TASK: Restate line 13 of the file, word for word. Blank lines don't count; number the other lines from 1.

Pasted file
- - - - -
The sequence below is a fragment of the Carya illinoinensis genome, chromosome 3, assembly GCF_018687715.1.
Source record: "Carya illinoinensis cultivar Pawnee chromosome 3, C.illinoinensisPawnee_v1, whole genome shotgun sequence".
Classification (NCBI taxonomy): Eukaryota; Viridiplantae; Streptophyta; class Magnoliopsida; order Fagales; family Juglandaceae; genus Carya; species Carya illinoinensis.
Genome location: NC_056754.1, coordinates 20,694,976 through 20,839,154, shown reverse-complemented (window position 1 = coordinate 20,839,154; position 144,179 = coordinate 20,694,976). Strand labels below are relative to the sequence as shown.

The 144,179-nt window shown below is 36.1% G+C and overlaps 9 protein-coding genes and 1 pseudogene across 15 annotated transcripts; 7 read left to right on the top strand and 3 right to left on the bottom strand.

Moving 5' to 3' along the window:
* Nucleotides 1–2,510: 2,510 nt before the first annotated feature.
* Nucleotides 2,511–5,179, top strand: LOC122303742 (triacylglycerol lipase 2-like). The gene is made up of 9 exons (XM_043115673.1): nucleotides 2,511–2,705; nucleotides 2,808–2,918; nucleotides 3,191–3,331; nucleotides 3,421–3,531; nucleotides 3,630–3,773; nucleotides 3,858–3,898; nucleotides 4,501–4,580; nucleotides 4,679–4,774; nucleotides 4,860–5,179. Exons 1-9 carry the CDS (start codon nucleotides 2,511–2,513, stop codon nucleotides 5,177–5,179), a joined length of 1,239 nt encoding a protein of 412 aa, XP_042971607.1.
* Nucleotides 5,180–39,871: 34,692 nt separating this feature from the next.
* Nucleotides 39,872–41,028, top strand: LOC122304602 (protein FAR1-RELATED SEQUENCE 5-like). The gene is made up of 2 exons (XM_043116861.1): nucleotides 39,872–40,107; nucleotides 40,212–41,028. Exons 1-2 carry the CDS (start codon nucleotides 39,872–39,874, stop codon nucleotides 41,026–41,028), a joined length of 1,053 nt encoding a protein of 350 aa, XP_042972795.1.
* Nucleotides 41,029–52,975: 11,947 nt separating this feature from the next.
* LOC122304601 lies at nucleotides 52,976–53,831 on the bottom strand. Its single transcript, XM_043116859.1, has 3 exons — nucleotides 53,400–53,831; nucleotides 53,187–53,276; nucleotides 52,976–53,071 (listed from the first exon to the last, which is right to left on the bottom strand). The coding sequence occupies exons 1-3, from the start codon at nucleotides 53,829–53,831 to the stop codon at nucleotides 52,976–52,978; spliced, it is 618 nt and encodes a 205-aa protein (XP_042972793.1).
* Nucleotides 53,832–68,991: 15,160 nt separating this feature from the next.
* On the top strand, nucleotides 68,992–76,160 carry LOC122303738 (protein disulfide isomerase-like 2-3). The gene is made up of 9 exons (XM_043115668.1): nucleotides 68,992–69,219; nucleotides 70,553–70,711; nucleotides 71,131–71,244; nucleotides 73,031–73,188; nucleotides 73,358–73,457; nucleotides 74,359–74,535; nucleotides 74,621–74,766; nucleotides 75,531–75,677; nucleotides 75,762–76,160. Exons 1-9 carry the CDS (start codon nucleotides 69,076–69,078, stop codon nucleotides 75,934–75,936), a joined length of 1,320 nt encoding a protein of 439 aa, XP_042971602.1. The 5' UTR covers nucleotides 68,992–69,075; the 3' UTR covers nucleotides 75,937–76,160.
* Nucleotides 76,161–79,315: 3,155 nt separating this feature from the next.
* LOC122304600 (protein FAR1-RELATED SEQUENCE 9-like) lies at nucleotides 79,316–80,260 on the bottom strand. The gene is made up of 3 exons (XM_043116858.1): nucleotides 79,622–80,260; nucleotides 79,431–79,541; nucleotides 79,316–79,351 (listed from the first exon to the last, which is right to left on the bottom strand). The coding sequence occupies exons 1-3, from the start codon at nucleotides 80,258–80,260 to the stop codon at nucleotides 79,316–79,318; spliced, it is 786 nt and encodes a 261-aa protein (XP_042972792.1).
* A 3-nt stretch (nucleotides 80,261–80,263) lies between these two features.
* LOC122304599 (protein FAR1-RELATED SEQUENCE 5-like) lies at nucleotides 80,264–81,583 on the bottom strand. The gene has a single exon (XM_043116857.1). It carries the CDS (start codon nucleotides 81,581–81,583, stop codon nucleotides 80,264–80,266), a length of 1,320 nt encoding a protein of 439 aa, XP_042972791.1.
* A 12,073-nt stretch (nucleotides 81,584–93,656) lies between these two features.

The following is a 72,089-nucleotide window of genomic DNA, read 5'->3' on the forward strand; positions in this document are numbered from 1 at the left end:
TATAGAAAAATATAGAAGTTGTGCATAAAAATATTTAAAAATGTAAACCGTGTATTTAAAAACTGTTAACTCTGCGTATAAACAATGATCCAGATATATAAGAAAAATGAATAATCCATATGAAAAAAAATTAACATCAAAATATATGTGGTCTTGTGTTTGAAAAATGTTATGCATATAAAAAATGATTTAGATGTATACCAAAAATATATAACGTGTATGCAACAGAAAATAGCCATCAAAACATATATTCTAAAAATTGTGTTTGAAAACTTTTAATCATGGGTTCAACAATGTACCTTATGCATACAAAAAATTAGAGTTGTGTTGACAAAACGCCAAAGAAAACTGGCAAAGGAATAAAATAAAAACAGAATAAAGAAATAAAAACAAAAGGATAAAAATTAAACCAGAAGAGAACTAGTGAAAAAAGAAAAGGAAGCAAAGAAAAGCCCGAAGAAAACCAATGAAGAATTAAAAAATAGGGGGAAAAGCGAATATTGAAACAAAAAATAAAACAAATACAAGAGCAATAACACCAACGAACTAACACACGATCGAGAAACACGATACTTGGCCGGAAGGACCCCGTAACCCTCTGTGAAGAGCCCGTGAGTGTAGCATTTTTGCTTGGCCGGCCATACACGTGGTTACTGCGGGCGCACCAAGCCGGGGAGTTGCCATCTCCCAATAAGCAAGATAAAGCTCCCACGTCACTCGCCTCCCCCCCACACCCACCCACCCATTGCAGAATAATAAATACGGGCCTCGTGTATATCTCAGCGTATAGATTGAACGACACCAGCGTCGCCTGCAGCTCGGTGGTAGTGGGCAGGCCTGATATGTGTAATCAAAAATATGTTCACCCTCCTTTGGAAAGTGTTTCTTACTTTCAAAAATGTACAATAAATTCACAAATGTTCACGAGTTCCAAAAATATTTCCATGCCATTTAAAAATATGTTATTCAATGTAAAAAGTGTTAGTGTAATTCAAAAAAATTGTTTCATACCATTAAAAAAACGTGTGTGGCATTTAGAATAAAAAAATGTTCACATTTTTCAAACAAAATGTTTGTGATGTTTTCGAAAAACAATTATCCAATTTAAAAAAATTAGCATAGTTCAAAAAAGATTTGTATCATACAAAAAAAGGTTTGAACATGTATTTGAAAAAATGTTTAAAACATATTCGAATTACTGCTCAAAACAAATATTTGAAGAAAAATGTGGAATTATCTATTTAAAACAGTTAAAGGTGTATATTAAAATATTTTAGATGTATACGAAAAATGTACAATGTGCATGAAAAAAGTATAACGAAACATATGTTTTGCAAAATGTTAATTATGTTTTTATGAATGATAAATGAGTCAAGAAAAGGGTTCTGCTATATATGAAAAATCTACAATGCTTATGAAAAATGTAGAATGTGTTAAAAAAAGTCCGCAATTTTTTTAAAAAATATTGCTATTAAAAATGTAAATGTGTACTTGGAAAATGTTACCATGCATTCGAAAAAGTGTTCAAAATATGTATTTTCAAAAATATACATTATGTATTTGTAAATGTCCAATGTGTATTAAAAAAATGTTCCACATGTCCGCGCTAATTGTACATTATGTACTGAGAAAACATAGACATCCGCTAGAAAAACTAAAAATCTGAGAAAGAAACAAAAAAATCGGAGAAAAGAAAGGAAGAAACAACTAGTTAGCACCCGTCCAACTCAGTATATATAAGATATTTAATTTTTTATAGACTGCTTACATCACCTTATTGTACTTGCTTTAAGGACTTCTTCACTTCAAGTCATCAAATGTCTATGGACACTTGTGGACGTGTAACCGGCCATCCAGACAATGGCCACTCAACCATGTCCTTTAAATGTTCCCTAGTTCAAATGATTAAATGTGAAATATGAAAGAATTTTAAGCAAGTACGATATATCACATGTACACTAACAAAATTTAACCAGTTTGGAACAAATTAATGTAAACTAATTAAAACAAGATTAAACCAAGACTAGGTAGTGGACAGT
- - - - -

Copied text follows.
* Nucleotides 53,832–68,991: 15,160 nt separating this feature from the next.